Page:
Wishing to pay special tribute to the Hispanic tradition, and having in mind the fact that our five Central American neighbors celebrate their Independence Day on the fifteenth of September and the Republic of Mexico on the sixteenth, the Congress by House Joint Resolution 1299, has requested the President to issue annually a proclamation designating the week including September 15 and 16 as National Hispanic Heritage Week.

Then, between the years of 1969 and 1988, Presidents Nixon, Ford, Carter and Reagan also issued a series of annual proclamations — all of which designated a week in September (again, including September 15 and 16) as National Hispanic Heritage Week.

Hispanic Heritage Month was officially enacted into law on August 17, 1988 via the Pub. L. 100-402 (PDF, 58KB), which amended Pub. L. 90-498 (PDF, 153KB). President George H.W. Bush then issued the first proclamation, Presidential Proclamation 6021, for National Hispanic Heritage Month on September 14, 1989. And, between 1990 and 2009, Presidents George H.W. Bush, Clinton, George W. Bush and Barack Obama have also issued annual proclamations for National Hispanic Heritage Month.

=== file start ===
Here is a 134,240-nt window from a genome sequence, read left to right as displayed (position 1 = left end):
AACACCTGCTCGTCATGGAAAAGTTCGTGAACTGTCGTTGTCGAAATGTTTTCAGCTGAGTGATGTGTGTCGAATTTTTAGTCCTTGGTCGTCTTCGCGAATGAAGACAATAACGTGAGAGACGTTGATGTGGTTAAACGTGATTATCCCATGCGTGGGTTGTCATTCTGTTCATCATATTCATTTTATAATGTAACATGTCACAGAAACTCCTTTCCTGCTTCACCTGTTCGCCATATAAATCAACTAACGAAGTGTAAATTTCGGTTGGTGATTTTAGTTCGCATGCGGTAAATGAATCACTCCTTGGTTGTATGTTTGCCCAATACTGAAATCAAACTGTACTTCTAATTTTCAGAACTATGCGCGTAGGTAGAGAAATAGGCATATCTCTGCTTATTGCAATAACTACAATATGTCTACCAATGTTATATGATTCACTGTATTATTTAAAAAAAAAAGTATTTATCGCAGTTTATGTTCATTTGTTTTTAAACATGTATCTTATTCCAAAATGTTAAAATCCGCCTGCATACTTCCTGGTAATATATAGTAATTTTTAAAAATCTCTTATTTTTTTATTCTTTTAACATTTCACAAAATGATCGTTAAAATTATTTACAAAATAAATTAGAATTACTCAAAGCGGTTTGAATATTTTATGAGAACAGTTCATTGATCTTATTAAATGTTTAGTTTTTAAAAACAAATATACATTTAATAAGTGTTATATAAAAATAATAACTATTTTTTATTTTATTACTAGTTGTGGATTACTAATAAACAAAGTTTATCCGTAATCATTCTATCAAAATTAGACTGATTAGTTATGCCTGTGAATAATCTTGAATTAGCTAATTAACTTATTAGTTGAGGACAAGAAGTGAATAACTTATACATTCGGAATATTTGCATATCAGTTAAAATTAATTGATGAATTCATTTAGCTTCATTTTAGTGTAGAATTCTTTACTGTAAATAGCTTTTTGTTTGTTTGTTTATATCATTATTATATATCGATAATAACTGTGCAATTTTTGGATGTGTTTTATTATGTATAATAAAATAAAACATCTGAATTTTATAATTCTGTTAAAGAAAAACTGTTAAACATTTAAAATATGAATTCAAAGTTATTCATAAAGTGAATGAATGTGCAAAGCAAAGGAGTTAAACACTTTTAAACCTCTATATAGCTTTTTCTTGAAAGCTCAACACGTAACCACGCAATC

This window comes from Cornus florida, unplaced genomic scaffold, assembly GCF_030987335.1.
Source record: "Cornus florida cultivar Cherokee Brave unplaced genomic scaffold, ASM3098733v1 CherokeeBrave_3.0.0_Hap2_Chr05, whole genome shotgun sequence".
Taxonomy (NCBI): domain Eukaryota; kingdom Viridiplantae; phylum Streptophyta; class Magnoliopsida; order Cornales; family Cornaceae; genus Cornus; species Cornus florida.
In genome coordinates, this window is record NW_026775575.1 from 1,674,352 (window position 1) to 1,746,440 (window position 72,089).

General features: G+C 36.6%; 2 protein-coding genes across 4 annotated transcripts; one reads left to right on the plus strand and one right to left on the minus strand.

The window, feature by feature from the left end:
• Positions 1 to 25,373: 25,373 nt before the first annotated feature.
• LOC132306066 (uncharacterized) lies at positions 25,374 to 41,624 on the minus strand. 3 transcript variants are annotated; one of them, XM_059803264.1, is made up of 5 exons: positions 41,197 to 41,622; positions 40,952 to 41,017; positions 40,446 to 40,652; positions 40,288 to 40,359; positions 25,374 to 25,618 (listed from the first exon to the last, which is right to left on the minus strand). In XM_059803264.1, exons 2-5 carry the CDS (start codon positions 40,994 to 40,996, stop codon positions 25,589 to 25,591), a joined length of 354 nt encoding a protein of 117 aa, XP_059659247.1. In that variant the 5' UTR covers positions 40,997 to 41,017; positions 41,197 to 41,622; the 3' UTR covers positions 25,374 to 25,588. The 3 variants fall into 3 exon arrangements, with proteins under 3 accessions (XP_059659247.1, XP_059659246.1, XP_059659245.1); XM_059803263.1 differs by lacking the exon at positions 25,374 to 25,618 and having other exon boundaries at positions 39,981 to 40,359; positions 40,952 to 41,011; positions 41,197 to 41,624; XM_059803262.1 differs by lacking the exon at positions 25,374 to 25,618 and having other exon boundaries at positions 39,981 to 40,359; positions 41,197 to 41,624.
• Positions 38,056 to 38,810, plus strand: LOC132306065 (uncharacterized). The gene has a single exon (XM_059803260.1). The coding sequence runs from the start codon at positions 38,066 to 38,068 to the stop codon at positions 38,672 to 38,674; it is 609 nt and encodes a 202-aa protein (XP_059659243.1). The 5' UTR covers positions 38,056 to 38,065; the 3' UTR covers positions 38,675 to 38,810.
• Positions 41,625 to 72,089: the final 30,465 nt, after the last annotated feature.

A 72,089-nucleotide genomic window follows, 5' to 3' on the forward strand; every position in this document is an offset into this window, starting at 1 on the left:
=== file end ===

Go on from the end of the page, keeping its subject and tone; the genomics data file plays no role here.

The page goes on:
Which countries celebrate NHHM?

The United States of America celebrates National Hispanic Heritage Month, acknowledging the aforementioned American Latinx histories and cultures. While Spanish-speaking countries may also have their own celebrations, the national holiday is recognized under United States law.

5 ways to appropriately recognize the Latinx community.

1. Bring your family to an exhibit.